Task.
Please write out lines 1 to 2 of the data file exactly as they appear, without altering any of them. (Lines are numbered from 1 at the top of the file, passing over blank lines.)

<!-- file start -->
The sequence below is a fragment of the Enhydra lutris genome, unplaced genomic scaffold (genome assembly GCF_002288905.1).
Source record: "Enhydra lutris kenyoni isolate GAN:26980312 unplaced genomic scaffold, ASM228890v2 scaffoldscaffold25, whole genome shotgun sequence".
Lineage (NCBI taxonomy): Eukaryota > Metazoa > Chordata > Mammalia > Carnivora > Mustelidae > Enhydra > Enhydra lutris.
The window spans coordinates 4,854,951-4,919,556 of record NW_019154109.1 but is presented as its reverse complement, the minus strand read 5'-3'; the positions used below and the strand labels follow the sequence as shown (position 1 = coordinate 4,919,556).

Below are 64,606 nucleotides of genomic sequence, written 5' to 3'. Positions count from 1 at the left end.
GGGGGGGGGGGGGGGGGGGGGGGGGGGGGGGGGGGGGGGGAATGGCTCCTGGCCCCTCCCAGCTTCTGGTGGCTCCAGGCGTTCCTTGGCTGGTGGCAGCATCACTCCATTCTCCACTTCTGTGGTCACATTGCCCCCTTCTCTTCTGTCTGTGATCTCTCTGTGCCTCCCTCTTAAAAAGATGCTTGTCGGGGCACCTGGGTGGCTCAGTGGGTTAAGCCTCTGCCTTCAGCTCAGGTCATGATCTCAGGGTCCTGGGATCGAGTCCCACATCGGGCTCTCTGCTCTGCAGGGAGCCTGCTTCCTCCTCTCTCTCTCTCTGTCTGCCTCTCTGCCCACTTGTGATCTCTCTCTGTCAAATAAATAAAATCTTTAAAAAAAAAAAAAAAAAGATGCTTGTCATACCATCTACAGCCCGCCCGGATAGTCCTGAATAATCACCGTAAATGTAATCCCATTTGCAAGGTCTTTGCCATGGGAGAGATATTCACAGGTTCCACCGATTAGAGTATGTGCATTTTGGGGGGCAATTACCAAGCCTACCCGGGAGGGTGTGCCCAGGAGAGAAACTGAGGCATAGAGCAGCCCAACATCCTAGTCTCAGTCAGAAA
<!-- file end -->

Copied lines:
The sequence below is a fragment of the Enhydra lutris genome, unplaced genomic scaffold (genome assembly GCF_002288905.1).
Source record: "Enhydra lutris kenyoni isolate GAN:26980312 unplaced genomic scaffold, ASM228890v2 scaffoldscaffold25, whole genome shotgun sequence".